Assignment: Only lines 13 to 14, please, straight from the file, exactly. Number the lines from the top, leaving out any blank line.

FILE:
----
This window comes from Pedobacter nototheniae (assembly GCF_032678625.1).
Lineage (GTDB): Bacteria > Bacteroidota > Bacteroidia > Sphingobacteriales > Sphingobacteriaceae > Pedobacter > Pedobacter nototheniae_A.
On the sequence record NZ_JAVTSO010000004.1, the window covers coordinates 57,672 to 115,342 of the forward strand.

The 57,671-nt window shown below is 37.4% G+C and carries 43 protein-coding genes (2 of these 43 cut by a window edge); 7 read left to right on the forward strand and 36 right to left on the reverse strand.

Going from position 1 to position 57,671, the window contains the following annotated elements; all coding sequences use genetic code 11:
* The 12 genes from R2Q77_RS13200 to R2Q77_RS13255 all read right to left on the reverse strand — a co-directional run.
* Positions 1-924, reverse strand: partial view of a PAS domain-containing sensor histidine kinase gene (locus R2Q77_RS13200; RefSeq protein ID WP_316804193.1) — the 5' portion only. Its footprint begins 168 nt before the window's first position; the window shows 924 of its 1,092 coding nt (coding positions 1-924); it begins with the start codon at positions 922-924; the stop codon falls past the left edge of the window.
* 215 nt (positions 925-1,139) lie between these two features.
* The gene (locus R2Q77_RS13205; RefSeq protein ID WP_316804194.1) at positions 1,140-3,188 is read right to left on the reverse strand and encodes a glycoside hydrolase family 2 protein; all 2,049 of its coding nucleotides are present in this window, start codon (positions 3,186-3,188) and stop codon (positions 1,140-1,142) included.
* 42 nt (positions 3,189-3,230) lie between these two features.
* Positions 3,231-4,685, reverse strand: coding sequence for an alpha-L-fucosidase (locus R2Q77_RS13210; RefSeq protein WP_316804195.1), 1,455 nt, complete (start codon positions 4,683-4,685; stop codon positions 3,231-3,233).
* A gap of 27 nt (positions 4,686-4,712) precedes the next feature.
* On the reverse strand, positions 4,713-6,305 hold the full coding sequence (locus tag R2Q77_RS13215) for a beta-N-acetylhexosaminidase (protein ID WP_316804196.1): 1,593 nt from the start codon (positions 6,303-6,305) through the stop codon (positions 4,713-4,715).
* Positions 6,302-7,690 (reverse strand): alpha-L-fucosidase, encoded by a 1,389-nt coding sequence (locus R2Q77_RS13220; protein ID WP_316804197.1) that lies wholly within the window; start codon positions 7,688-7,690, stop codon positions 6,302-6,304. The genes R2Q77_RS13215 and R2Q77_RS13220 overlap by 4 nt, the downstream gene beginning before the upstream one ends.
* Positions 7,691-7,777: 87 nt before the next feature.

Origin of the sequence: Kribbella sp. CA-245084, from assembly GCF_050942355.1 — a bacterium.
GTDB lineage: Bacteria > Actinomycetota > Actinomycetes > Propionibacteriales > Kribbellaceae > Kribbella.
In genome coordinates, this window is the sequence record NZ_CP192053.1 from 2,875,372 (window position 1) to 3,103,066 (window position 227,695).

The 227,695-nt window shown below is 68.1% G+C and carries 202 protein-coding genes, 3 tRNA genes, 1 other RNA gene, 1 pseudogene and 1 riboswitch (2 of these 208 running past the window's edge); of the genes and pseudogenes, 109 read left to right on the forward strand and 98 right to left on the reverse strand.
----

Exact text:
* On the reverse strand, positions 4,713-6,305 hold the full coding sequence (locus tag R2Q77_RS13215) for a beta-N-acetylhexosaminidase (protein ID WP_316804196.1): 1,593 nt from the start codon (positions 6,303-6,305) through the stop codon (positions 4,713-4,715).
* Positions 6,302-7,690 (reverse strand): alpha-L-fucosidase, encoded by a 1,389-nt coding sequence (locus R2Q77_RS13220; protein ID WP_316804197.1) that lies wholly within the window; start codon positions 7,688-7,690, stop codon positions 6,302-6,304. The genes R2Q77_RS13215 and R2Q77_RS13220 overlap by 4 nt, the downstream gene beginning before the upstream one ends.